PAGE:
The rise of the English South Africans
In the middle of October I saw this thread on the 606 message boards: "Not a wind-up attempt, but as your side is half full of South Africans, if you had to choose an English XI, who would be in it?
Of course this might simply be light-hearted banter, but there remains an undercurrent of xenophobia from some England fans directed at certain England players, and in my view it is very much misplaced.
Surely, the rich history of English cricket has been enriched by the foreign imports. And in the case of South Africans, the trickle began a long time ago, with Basil D'Oliveira in 1966, continued with Tony Greig six years later, moved through the aggressive middle-order pairing of Allan Lamb and Robin Smith, and finally arrived at Kevin Pietersen and Jonathan Trott.
And it's not just been South Africans. Andy Caddick, whose New Zealand twang is still just about detectable, was the hero last time England won a Test in Australia, Graeme Hick was a Zimbabwean, the Hollioake brothers Australian, while Gladstone Small, Phil DeFreitas and Devon Malcolm all came from the Caribbean. England's captain at the start of this decade, Nasser Hussain, was born in Chennai, India.
Go back further in time, and there are many other instances. Surely, to attach too much significance to any perceived recent trend, to get too worked up about the dwindling numbers of English-born players in the England dressing-room, is to attach too much nationalism to the simple pleasure of supporting the English team.
It is, in any case, an exaggeration to say England's probable starting XI for the first Test in Port Elizabeth is "half full of South Africans". The focus is on four players - in other words barely a third - and two of them can be swiftly exonerated.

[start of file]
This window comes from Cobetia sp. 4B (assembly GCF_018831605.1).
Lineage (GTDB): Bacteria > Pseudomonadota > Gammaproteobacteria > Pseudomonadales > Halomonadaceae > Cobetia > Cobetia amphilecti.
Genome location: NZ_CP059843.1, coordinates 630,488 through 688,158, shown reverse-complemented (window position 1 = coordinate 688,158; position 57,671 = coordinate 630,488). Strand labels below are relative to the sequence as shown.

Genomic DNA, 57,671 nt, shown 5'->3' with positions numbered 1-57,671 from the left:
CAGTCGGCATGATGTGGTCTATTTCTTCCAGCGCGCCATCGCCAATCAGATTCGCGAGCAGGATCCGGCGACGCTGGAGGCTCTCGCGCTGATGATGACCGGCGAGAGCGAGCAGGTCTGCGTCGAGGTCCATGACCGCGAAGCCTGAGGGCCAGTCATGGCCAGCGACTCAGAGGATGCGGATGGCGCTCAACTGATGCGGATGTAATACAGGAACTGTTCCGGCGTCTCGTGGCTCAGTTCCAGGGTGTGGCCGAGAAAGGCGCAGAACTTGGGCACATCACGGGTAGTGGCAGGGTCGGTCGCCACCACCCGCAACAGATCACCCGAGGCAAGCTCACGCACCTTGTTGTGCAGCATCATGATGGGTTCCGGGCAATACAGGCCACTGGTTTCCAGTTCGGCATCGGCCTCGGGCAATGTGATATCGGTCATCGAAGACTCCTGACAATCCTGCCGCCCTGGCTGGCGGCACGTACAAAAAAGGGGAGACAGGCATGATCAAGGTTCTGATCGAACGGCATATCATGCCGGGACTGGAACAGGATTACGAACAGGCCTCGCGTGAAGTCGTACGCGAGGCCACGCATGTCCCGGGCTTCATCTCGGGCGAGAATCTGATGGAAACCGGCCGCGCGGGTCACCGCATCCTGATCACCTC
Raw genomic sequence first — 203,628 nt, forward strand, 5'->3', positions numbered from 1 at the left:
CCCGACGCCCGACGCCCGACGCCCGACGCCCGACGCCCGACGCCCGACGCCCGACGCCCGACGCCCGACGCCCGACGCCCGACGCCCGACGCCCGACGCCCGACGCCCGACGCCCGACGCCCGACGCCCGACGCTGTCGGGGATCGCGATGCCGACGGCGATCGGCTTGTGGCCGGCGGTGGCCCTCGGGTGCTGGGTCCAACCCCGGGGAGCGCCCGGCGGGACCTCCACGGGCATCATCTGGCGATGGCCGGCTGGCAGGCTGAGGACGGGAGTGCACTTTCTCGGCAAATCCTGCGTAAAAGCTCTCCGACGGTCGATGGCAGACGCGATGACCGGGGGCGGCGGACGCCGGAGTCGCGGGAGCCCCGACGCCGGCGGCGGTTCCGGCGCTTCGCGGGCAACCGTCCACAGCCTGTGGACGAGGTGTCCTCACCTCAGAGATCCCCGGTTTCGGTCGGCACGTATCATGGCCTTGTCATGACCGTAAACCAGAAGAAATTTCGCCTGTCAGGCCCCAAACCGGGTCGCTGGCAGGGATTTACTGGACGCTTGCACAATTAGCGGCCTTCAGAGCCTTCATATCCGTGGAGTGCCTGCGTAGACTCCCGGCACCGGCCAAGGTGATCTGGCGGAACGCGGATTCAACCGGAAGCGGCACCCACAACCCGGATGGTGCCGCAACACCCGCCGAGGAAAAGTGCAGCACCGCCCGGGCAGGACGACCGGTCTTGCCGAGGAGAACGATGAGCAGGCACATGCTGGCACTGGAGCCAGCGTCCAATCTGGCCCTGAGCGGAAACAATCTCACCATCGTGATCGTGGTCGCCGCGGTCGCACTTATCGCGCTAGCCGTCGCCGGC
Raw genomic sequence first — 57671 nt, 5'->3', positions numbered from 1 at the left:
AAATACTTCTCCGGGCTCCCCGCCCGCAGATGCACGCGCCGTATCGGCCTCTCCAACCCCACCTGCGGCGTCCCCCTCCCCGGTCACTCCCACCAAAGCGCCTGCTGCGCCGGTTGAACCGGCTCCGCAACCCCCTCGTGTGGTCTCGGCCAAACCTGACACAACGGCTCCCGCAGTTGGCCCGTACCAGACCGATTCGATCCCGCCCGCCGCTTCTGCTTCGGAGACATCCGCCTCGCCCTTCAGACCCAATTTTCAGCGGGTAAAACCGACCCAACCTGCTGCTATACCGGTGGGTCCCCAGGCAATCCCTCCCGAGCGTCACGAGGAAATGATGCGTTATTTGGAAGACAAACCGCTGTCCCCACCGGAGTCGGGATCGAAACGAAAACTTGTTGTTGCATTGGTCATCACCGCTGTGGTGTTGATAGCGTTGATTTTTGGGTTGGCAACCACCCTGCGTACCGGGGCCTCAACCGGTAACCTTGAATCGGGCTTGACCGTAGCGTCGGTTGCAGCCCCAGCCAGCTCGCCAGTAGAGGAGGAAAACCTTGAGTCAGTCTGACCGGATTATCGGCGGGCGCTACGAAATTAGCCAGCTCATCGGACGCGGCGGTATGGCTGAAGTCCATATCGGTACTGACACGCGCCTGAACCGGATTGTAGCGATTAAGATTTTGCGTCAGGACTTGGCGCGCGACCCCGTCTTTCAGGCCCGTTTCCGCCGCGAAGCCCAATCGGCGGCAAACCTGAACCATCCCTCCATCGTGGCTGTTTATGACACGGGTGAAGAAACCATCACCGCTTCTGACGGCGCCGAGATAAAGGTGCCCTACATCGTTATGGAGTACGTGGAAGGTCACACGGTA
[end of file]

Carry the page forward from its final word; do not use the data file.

Skipper Andrew Strauss was born in Johannesburg, but left South Africa at the age of six. He first learnt the game in Australia, as it happens. Matt Prior was 11 when he left South Africa, and proudly claims to have lost his accent "within a week".
Pietersen and the new man in the squad, Trott, clearly have stronger links with proteas, braais and springboks. So let's home in on them.
Pietersen made a brave decision as a young man to emigrate after KwaZulu-Natal had told him they could not guarantee him a place in their side. Trott was born in Cape Town and played for South Africa at both under-15 and under-19 level before using his British ancestry to gain a place in Warwickshire squad.
This graph shows the rising value of the runs provided by South African-born players
Respected cricket writer Neil Manthorp - who has emigrated the opposite way, from England to South Africa - says there will inevitably be plenty of mention of certain players' roots in the coming weeks.
"There will be jokes about how Trott and Pietersen won't need to be in their hotels, that they can stay with their parents. We might get a bit bored of the jokes but it will be a lot more humorous than four years ago. There was genuine anger then."
Indeed. Pietersen, the 2005 model, with upturned skunk hairdo and comments freely distributed about the perceived iniquities of racial quotas, was easy prey for some rough barracking on his first tour four and a half years ago.
But he has matured since then, and Manthorp confirms Pietersen's own suspicions, that South Africans are ready to shed much of their animosity towards him. Besides, the jeering did not work - the boy from Pietermaritzburg took three one-day centuries off the Proteas on his first tour.